Lockheed Martin expected to increase F35 production rates significantly in the coming years

Lockheed Martin expected to increase F-35 production rates significantly in the coming years.

Pentagon Issues F-35 Contract Adjustment to Lockheed

$137.8-million modification to an earlier, “cost-plus-incentive-fee” contract for 57 aircraft Over 200 jets produced to dat Lot 11 to be assigned later this year Cost-control efforts

The U.S. Dept. of Defense issued a $137.8-million contract modification to Lockheed Martin Corp. in connection with an earlier, “cost-plus-incentive-fee contract” for low-rate initial production of the F-35 Joint Strike Fighter. The new award applies to Lot 9 of the production program, and combines purchases for aircraft to be delivered to the U.S. Air Force (80% of the award), U.S. Marine Corps (16.4%), and U.S. Navy (3.6%.)

Lockheed is the lead contractor for the F-35, a series of a stealth-enabled, single-engine aircraft developed as a common platform for combat and air defense. Some jets are in use already by the USAF and USMC, and future deliveries will supply aircraft to the U.S. Navy, the U.K. Royal Air Force, and defense ministries in several NATO and other Allied nations. After a protracted development, production of the fighters has been underway for several years, but extraordinary costs have drawn criticism from opponents and backers. 

Lot 9 of the program consists of 57 aircraft, for which the Pentagon set a price of $6.1 billion after contentious negotiations failed to arrive at an agreed total value.

The F-35 program has already proceeded to Lot 10, awarded late last year, with Lot 11 expected to be assigned this year. As such, it’s possible that the cost modification awarded for Lot 9 represents a settlement between DoD and Lockheed, which made known its dissatisfaction with the unilateral contract awarded on Lot 9 in 2016.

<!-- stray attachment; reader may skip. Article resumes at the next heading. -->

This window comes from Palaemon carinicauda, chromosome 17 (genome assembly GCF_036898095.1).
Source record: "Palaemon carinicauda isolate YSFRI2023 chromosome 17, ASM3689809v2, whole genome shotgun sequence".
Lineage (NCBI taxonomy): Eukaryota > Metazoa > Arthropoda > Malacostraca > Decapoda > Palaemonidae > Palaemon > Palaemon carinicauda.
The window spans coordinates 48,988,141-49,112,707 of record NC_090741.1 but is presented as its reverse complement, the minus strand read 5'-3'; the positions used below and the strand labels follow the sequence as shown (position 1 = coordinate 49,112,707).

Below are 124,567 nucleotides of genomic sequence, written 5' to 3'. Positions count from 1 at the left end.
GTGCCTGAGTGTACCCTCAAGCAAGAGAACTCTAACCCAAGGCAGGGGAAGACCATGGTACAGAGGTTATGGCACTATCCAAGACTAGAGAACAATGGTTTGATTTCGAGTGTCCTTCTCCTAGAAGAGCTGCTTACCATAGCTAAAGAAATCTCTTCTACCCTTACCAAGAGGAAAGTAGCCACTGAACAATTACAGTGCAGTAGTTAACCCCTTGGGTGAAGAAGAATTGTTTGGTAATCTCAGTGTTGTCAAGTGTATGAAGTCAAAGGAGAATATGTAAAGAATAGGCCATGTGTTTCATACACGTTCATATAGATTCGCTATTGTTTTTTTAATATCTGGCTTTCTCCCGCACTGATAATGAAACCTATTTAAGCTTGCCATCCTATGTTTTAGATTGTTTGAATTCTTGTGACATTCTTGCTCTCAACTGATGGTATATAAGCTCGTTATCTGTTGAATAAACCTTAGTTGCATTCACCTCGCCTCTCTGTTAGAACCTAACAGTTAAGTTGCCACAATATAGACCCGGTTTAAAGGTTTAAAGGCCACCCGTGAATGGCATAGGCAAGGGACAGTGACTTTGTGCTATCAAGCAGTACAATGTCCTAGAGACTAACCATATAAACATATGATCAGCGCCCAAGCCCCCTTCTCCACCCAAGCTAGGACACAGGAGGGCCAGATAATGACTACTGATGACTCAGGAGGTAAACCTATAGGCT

Lockheed and other major contractors (BAE Systems, Northrup Grumman) committed to implement cost-cutting strategies and to meet new expense limits as early as 2014, and Lockheed has frequently restated its progress on these fronts. The program has over 1,300 suppliers however, making negotiations on prices difficult and time-consuming.

The program has already built over 230 aircraft, and in February Lockheed and the Dept. of Defense agreed to terms on the tenth Low Rate Initial Production contract for the F-35 — $8.2 billion for 90 aircraft, 55 for the U.S. defense forces and 35 for other nations (Australia, Italy, Norway, Turkey, and U.K.) Overall, the latest contract reportedly cut $728 million overall from the previous (Lot 9) award.

The unit costs still are significantly above the $85-million level that Lockheed has set as a goal. In Lot 10, each F-35A jet is project to cost $94.6 million (-7.3% compared to Lot 9); the F-35Bs are pegged at $122.8 million apiece (-6.7% from Lot 9); and each F-35C is projected at $121.8 million (7.9% reduction from Lot 9.)

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